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Brewers Insights Friday 18th September. Siren Oats on oats on oats and what oats contribute to the final beer.

Posted on 21st September 2020 by Categories: Blog

Hello welcome to our video, this week I am drinking Oats on oats on oats by Siren Craft Brew. Siren have their brewery and taproom located just off the M4 near Reading and handily there is another brewery just next door, Andy Parker’s, Elusive Brew Co.,  so it makes for a great afternoon out, you can have a few beers from each brewery and take some home as well.

So this beer is an 8% double IPA, brewed with Nelson Sauvin and Motueka from New Zeeland, Citra from the US plus Mandarina Baveria and Hallertau Blanc, these last two are from the tradition hop growing area in Baveria. When I first looked at the hop selection for this beer I understood the Motueka, Nelson and Citra, these are hugely fruity, like smack in the face dominant, the flavours that you would expect. However, the German hops somewhat less so. Well luckily we do have somewhat of a relationship with Siren so were able to get a bit more of an incite into both how and why.

Both the German hops, each pretty unique are used to add layers of flavour, it builds on the punchy more forward flavoured hops. The orange that the Mandarina brings really is present in the lingering “on your tongue” flavour. It was used both early in the boil and at whirlpool. Interestingly and this is the first time that I have heard this, they whirl-pooled at 87c, the thinking behind this is that it produces a more dominant fruit flavour, whereas whirl-pooling at a lower, more accepted temperature, say 75c promotes the grassy intensity that is called for in some styles but not this one. This higher temperature whirl-pool is something that we will definitely try here and I would be very interested in your thoughts.

Let’s have a look at the malt bill,

Golden Promise 44% This is a recurring theme, we are seeing more and more breweries choose Golden promise over any other pale malt, especially for the NEIPA style.

Malted Oats at 37%

Flaked Oats at 13%

Chitmalt at 4%

Obviously with the name Oats on oats on oats we were expecting a fair dose of oats within the grist but 50% oats was surprising. So what are they adding to this beer. The style is as much about mouth feel, as flavour, it has to have texture, be vicious. The protein contained in the oats helps create this rocky, lasting head, they add slickness, almost oily sensation that makes this beer so soft on the palette, remember this beer is 8%, very little alcohol heat, it drinks so easily.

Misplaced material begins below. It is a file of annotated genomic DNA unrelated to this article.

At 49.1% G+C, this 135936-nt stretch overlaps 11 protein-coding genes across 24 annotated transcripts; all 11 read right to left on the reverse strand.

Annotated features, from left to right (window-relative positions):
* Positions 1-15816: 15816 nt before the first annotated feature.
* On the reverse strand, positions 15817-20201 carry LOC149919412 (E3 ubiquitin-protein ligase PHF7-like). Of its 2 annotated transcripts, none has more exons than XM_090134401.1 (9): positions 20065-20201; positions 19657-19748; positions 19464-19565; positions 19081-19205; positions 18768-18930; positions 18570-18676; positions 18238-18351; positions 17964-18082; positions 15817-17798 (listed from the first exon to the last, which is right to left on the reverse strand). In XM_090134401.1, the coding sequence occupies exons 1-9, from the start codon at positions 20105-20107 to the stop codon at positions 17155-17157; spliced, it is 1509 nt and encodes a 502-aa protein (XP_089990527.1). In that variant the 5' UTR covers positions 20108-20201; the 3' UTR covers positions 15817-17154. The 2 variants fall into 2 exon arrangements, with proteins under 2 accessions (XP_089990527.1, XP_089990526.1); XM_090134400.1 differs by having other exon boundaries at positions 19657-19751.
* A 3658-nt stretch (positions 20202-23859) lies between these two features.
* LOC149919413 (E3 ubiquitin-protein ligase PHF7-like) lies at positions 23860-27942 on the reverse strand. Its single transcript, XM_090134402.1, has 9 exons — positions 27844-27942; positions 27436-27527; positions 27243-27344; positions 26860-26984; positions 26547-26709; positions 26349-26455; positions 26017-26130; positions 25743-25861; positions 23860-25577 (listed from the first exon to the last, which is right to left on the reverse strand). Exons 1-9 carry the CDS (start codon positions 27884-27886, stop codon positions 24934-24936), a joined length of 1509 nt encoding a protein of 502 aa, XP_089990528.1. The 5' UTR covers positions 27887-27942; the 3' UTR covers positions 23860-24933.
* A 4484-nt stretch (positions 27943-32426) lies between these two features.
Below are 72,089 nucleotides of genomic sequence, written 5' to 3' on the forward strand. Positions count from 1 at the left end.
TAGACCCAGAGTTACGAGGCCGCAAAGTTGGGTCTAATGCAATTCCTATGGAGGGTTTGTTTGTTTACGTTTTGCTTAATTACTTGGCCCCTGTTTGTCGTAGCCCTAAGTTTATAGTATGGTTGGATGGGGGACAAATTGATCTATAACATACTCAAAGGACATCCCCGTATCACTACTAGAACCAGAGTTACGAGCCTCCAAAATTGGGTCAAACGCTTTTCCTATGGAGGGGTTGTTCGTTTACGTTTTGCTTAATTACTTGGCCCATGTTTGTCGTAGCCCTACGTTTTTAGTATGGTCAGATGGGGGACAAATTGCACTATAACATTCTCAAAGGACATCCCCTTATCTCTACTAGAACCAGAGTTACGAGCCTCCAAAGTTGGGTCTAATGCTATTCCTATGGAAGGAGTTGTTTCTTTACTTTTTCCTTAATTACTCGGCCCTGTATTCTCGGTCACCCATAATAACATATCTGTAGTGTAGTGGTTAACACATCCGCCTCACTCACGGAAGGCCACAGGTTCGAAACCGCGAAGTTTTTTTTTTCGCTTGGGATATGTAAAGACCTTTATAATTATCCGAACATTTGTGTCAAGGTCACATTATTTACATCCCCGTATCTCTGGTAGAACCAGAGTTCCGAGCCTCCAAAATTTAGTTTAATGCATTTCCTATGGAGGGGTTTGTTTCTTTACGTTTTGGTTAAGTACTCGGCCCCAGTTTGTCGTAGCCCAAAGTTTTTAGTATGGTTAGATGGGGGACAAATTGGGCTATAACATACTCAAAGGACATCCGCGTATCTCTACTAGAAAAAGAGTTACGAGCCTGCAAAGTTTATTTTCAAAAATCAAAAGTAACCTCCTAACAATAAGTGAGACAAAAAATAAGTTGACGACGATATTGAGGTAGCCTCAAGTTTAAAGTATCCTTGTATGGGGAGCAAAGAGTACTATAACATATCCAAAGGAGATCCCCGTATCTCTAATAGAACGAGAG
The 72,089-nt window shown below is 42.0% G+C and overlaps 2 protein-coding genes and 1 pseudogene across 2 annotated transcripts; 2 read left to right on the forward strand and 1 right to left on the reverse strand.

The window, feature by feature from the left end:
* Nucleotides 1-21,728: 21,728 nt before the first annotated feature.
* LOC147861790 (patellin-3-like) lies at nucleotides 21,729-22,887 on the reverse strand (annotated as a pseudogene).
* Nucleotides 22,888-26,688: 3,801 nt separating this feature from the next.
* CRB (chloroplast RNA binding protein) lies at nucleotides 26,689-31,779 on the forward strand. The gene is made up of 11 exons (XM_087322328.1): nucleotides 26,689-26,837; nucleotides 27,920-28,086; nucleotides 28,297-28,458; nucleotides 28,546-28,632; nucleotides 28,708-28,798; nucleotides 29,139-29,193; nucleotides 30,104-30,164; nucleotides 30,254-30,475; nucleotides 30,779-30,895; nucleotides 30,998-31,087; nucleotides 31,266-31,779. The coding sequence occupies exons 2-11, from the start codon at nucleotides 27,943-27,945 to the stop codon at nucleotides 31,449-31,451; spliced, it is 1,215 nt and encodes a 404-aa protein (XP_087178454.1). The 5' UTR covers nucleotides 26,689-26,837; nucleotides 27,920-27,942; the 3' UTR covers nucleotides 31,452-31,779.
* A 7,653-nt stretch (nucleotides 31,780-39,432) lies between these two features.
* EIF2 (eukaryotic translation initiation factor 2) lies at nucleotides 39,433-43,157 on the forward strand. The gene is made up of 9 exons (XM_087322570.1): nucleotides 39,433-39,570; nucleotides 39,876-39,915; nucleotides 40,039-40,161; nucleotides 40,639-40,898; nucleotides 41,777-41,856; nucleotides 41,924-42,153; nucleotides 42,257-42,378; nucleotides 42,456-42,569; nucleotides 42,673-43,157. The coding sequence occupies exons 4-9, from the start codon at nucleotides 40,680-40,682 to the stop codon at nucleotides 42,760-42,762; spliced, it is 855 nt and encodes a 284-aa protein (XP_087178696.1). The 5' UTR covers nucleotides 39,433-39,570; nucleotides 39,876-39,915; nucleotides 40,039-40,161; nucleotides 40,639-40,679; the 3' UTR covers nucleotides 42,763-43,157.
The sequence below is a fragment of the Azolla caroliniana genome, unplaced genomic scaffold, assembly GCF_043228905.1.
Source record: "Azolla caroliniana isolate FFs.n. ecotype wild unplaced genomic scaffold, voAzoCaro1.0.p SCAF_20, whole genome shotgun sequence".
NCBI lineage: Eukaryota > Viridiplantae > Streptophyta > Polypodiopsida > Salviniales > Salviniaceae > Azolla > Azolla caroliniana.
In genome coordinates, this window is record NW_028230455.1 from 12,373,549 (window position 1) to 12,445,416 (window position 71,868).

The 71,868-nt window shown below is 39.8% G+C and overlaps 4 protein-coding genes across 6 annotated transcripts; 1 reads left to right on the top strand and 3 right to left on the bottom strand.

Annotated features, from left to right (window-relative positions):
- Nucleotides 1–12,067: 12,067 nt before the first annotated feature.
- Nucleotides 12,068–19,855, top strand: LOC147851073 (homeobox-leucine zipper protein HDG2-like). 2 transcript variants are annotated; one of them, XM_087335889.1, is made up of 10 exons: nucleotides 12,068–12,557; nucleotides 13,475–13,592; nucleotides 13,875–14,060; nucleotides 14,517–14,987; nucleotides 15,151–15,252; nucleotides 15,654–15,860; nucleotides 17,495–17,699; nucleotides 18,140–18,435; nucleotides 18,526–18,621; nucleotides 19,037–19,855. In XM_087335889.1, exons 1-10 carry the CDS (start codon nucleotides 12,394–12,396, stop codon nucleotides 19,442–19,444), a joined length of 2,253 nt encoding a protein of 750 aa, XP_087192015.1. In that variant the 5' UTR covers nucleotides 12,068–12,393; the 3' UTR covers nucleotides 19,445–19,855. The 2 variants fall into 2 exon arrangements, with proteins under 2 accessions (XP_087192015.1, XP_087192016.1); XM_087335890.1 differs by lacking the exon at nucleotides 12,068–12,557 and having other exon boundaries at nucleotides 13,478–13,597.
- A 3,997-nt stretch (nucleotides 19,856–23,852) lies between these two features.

Flaked oats are made by steaming the oats, this cooks them, they are then passed between rollers this flattens them. The cooking part is important as it makes them much easier to mash, the starches have been made soluble.

Oat malt is different in that it is malted in the same way as barley and has it’s husk intact, when we mill it, and by the way it needs milling on a far finer setting than barley, it releases the oat which is quite powdery and leave the husk more or less in tact.

The breakdown of flaked oats and malted oats in interesting, I would think that the percentage of flaked oats is lower as they can cause issues with run off, the malted oats contain husks which greatly aid wort separation.

The Chit malt provides the dextrins, this is also about building the body within the beer, it leaves residual sweetness, although by no means a sweet beer it balances the massive hop hit. It also helps the starch conversion in the high percentage of oats in the mash.

 

So, one beer, one email to brewer, asking a few questions and a huge amount learnt. If you take just one thing away from viewing this video please make it be this, ask questions and keep learning. The brewing world is constantly evolving, not just with new ingredients and equipment but with methods and it seems to be the industry standard to share information, let us all make the most of it so as brewers,  we can make the best beer possible.

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